The U.S. Secret Service is reportedly investigating a potential breach of credit and debit card data at several Staples office supply locations in the Northeast. The potential major breach comes on the heels of the The Home Depot, Target, Neiman Marcus, and Chase hackings.
Staples has not issued a formal statement as of today, but confirms an investigation is underway.
The Washington Post says according to more than a half-dozen sources at banks operating on the East Coast, it appears likely that fraudsters have succeeded in stealing customer card data from some subset of Staples locations, including seven Staples stores in Pennsylvania, at least three in New York City, and another in New Jersey.
The Washington Post says the fraudulent charges occurred at other (non-Staples) businesses, such as supermarkets and other big-box retailers. This suggests that the cash registers in at least some Staples locations may have fallen victim to card-stealing malware that lets thieves create counterfeit copies of cards that customers swipe at compromised payment terminals.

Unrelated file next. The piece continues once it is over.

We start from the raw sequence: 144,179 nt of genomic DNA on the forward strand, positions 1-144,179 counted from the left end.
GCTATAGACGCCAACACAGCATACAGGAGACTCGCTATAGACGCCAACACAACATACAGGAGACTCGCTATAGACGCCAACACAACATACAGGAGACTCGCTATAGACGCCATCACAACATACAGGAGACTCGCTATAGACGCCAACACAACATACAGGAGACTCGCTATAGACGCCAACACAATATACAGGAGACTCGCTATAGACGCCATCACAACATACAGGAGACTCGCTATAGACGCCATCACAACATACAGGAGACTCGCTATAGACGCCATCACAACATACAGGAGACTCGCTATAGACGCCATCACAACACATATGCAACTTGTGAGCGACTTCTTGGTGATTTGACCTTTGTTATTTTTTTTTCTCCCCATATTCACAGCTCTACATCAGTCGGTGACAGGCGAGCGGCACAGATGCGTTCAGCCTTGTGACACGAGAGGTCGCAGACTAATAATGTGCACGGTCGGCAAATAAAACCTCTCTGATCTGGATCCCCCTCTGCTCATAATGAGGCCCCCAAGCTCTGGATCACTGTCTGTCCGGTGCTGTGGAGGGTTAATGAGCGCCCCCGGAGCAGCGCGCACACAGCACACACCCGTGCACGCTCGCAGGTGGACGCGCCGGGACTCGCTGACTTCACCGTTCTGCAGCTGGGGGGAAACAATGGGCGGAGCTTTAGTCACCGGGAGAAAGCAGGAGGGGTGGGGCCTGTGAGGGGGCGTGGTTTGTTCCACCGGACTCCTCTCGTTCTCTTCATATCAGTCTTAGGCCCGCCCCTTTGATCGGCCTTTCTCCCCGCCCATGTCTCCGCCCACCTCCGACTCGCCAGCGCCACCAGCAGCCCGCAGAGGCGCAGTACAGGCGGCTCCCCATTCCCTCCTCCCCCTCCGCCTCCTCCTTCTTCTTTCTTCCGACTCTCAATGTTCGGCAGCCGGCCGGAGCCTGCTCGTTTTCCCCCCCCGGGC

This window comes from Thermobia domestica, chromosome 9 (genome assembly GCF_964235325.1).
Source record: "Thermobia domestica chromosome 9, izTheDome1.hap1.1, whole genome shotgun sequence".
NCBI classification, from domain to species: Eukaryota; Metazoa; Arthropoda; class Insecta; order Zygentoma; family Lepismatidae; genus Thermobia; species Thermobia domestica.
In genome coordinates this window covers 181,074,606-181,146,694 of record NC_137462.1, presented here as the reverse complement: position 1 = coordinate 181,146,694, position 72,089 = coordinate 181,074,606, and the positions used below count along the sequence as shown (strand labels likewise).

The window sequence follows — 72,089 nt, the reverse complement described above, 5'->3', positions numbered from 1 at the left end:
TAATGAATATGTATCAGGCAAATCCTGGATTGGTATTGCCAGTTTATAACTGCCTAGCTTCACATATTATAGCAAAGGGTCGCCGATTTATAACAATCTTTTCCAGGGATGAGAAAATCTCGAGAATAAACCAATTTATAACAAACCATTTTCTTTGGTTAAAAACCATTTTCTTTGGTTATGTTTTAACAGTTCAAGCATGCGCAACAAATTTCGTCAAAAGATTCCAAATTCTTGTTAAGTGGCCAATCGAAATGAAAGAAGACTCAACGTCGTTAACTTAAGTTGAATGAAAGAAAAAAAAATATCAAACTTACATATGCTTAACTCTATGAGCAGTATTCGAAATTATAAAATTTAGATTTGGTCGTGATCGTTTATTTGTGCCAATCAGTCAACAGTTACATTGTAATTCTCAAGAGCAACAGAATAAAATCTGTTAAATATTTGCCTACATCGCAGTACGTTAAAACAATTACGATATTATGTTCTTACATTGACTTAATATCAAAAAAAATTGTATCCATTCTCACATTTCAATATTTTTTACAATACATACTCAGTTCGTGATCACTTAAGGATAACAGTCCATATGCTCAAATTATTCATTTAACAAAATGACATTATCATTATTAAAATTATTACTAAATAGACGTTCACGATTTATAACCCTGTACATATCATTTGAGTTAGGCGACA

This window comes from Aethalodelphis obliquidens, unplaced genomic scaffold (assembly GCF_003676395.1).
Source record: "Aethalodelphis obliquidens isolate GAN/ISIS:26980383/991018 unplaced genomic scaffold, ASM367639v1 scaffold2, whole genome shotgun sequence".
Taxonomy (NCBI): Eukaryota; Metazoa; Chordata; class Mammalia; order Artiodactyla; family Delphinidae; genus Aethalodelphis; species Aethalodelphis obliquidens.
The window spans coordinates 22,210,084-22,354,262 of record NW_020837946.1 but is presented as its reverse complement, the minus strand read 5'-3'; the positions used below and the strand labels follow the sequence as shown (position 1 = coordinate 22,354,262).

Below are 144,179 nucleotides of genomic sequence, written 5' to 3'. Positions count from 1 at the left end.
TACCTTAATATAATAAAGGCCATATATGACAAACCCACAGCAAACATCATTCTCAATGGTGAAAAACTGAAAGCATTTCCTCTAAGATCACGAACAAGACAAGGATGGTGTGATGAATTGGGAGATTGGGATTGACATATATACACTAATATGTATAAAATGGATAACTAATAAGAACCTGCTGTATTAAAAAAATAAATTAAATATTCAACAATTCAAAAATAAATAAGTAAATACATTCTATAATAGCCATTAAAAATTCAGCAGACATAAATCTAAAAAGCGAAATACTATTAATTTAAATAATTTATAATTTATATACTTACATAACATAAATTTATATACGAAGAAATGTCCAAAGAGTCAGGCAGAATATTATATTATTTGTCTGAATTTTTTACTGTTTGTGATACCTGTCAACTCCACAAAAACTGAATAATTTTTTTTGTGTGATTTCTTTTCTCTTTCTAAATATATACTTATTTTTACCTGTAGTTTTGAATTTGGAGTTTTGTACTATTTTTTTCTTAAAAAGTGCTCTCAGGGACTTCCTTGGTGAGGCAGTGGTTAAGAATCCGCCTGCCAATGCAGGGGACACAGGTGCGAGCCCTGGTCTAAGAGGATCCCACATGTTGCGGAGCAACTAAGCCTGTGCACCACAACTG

A recent study from Discover’s PULSE found that 84% of financial institutions reissued all exposed cards in response to the Target breach, compared to only 29% that typically reissue all exposed cards as a standard response to breaches. Overall, 14% of all debit cards were exposed in data breaches in 2013, compared to 5% in 2012. PULSE says 86% of financial institutions stated that they plan to begin issuing EMV debit cards in early 2015.
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